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by Greg Niemann
Download Big Brown: The Untold Story of UPS fb2
Biography & History
  • Author:
    Greg Niemann
  • ISBN:
    0787994022
  • ISBN13:
    978-0787994020
  • Genre:
  • Publisher:
    Jossey-Bass; 1 edition (February 26, 2007)
  • Pages:
    272 pages
  • Subcategory:
    Biography & History
  • Language:
  • FB2 format
    1887 kb
  • ePUB format
    1805 kb
  • DJVU format
    1647 kb
  • Rating:
    4.8
  • Votes:
    971
  • Formats:
    lit mbr lrf mobi


InBig Brown, Niemann successfully delivers the goods-just asUPS has been doing for 100 years. This book provides a very close and insightful look at the development and current operations of UPS.

InBig Brown, Niemann successfully delivers the goods-just asUPS has been doing for 100 years. Norm Leaper, former president,International Association ofBusiness Communicators. As a career UPSer, I thought I knew almost everything about mycompany's history worth knowing. until I read Greg Niemann'sbook, Big Brown. The author is intimately acquainted with the company and uses that knowledge to give one of the best overviews of the company to date. From the early days with founder Jim Casey to the expansion of the air service all the way to current models.

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Although its brown vans are on every block and its delivery service reaches more than 200 countries, UPS is among the world’s most underestimated and misunderstood companies. For the first time, a UPS lifer tells the behind-the-scenes story of how a small messenger service became a business giant. Big Brown examines all the seeming paradoxes about UPS: from its traditional management style and strict policies coupled with high employee loyalty and strong labor relations; from its historical anti-marketing bias (why brown?) to its sterling brand loyalty and reputation for quality.

Start by marking Big Brown: The Untold Story of Ups as Want to Read: Want to Read savin. ant to Read.

Big Brown examines all the seeming paradoxes about UPS: from its traditional management style and strict policies .

Big Brown examines all the seeming paradoxes about UPS: from its traditional management style and strict policies coupled with high employee loyalty and strong labor relations; from its historical anti-marketing bias (why brown?) to its sterling brand loyalty and reputation for quality.

UPS-Big Brown-was by then well known and yet a mystery. I never planned to do a book on UPS, though in my retirement I had written two books on Baja California. I mulled it over and realized that the company’s centennial loomed in the distance. Several supple-mental stories about UPS are printed on the author’s Web site.

Although its brown vans are on every block and its delivery service reaches more than 200 countries, UPS is among the world’s most underestimated and misunderstood companies.

Reframing academic leadership.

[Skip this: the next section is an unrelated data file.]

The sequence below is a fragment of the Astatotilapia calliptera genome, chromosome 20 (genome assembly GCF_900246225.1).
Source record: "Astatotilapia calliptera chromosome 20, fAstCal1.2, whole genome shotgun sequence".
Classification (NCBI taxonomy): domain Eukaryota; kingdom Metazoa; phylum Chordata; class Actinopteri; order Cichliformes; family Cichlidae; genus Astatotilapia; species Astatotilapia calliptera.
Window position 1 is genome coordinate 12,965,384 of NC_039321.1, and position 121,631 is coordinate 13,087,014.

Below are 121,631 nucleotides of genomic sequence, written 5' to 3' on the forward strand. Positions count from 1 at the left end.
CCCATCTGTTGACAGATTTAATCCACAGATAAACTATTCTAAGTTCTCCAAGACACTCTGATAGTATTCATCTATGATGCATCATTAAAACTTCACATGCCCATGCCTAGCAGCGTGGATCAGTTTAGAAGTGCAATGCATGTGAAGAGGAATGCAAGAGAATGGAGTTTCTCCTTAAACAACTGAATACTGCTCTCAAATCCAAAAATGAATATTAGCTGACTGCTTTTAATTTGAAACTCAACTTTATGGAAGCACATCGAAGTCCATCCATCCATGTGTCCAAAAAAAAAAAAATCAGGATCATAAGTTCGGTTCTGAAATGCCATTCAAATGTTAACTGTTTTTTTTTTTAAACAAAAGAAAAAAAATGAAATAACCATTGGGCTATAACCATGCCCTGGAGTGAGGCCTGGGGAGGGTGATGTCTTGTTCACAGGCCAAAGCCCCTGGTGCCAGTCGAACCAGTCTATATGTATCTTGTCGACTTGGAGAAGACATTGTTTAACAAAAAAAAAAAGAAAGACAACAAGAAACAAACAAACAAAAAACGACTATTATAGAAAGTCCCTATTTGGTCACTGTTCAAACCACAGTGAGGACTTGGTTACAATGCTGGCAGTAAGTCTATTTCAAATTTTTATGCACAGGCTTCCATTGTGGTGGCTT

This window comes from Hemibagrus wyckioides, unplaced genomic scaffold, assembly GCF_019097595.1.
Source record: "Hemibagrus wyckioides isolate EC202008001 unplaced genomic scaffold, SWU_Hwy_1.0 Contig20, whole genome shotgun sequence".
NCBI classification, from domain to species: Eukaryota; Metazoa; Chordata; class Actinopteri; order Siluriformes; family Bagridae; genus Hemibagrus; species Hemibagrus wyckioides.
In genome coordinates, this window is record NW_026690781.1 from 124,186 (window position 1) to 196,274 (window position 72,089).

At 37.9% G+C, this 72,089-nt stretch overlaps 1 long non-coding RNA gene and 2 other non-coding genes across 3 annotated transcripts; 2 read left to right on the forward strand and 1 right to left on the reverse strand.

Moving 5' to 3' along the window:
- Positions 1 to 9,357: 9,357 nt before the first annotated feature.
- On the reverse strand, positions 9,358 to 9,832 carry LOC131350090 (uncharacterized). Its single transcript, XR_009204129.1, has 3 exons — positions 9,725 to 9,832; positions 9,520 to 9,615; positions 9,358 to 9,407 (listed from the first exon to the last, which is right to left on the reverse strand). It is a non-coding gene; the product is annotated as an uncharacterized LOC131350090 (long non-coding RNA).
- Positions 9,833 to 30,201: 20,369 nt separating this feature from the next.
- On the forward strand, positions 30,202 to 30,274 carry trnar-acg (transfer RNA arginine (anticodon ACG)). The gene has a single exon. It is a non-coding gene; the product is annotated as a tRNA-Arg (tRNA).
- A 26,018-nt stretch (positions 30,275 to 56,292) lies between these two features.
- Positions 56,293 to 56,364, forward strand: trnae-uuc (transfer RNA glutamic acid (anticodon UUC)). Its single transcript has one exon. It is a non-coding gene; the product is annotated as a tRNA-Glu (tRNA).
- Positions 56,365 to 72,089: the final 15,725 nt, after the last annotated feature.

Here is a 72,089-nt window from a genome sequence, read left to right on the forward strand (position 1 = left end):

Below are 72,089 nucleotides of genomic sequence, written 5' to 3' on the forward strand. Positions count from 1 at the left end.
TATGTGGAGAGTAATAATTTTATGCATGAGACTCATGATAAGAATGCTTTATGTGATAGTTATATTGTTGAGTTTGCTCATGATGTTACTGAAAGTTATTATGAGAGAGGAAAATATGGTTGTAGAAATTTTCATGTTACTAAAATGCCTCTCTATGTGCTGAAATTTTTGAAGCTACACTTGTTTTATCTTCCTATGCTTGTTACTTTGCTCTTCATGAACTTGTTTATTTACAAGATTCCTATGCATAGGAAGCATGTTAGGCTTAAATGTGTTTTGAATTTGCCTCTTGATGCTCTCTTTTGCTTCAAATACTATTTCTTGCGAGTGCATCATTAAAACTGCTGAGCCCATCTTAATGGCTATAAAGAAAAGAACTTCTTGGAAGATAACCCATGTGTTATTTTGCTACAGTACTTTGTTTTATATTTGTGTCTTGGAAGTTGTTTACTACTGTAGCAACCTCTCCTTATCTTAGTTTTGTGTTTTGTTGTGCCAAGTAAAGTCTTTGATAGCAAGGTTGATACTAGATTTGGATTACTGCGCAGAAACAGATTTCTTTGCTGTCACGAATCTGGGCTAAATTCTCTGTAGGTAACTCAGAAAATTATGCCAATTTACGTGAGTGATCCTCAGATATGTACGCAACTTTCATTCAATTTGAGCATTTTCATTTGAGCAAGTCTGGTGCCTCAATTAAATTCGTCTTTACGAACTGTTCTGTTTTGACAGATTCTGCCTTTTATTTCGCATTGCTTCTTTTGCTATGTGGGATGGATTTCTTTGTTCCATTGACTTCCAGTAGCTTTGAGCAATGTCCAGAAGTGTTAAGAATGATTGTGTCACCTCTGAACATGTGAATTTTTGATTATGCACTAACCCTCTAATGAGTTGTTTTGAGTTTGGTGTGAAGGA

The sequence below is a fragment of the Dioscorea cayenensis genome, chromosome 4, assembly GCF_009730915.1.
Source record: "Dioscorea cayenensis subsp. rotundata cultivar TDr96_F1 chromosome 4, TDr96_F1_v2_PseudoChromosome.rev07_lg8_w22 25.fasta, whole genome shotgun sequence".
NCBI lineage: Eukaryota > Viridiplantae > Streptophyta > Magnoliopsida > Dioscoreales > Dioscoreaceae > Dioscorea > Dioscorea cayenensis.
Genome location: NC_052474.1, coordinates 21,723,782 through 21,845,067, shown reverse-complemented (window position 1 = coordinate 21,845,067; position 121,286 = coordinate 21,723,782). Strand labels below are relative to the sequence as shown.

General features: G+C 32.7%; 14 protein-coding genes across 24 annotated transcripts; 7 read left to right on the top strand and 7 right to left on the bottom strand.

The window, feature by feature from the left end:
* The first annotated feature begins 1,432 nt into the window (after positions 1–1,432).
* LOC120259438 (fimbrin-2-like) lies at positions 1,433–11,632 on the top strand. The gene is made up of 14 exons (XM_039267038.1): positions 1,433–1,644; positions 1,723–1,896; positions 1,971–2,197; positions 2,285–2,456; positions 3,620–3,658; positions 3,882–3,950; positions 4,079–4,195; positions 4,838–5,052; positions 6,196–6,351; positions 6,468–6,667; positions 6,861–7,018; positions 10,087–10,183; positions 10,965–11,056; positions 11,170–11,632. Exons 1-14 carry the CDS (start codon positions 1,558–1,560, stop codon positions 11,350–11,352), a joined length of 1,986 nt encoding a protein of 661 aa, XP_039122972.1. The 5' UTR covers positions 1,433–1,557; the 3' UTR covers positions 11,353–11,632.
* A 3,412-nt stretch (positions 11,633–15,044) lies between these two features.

Big Brown: The Untold St.has been added to your Cart. Loved this book and learning about the history of UPS. It was a very easy read and I wish I had worked at UPS in the 90’s I would be rich today!

Big Brown: The Untold St. Big Brown examines all the seeming paradoxes about UPS: from its traditional management style and strict policies coupled with high employee loyalty and strong labor relations; from its historical "anti-marketing" bias (why brown?) to its sterling brand loyalty and reputation for quality. Big Brown reveals the truth about UPS, including: Why you've probably never heard of Jim Casey.

The AuthorGREG NIEMANN, a Southern California travel and outdoors writer, followed the classic UPS career .

The AuthorGREG NIEMANN, a Southern California travel and outdoors writer, followed the classic UPS career for almost thirty-five years, rising from loader, to driver, to management. Country of Publication.

Although its brown vans are on every block and its delivery servicereaches more than 200 countries, UPS is among the world’smost underestimated and misunderstood companies.

For the first time, a UPS “lifer” tells thebehind-the-scenes story of how a small messenger service became abusiness giant. Big Brown reveals the remarkable 100-yearhistory of UPS and the life of its founder Jim Casey—one ofthe greatest unknown capitalists of the twentieth century.Casey pursued a Spartan business philosophy that emphasizedmilitary discipline, drab uniforms, and reliability overflash—a model that is still reflected in UPS culturetoday.

Big Brown examines all the seeming paradoxes about UPS:from its traditional management style and strict policies coupledwith high employee loyalty and strong labor relations; from itshistorical “anti-marketing” bias (why brown?) to itssterling brand loyalty and reputation for quality.


Snake Rocking
The subtitle, "the untold story," is intriguing. Does it disclose some previously unknown facet of the company? Or does the book fail to tell the whole story? Take your pick.

The book combines aspects of an anecdotal biography with aspects of a promotional corporate history. It begins with a biographical sketch of James Emmett Casey, who founded United Parcel Service as a teenager, delivering packages on a bicycle. It is a real-life Horatio Alger story. About halfway through, the book switches to a summary description of the present-day UPS. Throughout the book, Jim Casey is used to personify the company and to serve as the glue that holds the story together. The narrative moves with an uneven, sometimes fitful pace, often revisiting time periods that were covered earlier. The story is told in a conversational style, often switching to the first person when the author includes his personal observations.